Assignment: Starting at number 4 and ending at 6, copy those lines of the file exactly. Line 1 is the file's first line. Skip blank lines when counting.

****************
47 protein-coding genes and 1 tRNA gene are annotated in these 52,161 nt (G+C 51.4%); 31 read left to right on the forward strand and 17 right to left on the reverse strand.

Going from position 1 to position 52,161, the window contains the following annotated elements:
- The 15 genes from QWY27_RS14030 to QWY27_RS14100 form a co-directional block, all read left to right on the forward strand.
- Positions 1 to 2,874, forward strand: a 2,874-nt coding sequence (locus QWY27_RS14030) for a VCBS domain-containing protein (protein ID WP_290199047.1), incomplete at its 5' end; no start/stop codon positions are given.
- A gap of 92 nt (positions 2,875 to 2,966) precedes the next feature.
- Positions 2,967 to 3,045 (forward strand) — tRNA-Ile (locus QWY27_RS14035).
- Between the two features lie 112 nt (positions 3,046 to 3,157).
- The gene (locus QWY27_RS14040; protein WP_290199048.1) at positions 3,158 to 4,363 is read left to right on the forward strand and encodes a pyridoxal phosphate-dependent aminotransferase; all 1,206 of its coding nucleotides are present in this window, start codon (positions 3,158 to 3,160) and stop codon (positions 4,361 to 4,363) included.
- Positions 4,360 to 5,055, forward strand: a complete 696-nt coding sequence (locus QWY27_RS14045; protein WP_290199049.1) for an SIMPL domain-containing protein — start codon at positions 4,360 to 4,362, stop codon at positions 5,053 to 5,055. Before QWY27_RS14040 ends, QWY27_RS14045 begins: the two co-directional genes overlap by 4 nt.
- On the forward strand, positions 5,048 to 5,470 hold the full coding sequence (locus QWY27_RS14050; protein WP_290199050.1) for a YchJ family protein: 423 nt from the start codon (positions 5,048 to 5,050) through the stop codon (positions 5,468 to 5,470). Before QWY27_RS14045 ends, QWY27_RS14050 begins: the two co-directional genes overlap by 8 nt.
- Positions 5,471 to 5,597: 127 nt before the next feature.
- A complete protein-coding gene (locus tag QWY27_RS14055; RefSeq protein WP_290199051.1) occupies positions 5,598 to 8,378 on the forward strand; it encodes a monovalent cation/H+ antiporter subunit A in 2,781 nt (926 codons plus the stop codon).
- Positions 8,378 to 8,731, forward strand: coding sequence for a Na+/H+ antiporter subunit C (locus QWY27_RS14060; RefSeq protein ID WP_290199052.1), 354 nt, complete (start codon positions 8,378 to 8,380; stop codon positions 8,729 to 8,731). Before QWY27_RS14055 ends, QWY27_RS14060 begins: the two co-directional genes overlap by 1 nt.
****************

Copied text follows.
- Positions 1 to 2,874, forward strand: a 2,874-nt coding sequence (locus QWY27_RS14030) for a VCBS domain-containing protein (protein ID WP_290199047.1), incomplete at its 5' end; no start/stop codon positions are given.
- A gap of 92 nt (positions 2,875 to 2,966) precedes the next feature.
- Positions 2,967 to 3,045 (forward strand) — tRNA-Ile (locus QWY27_RS14035).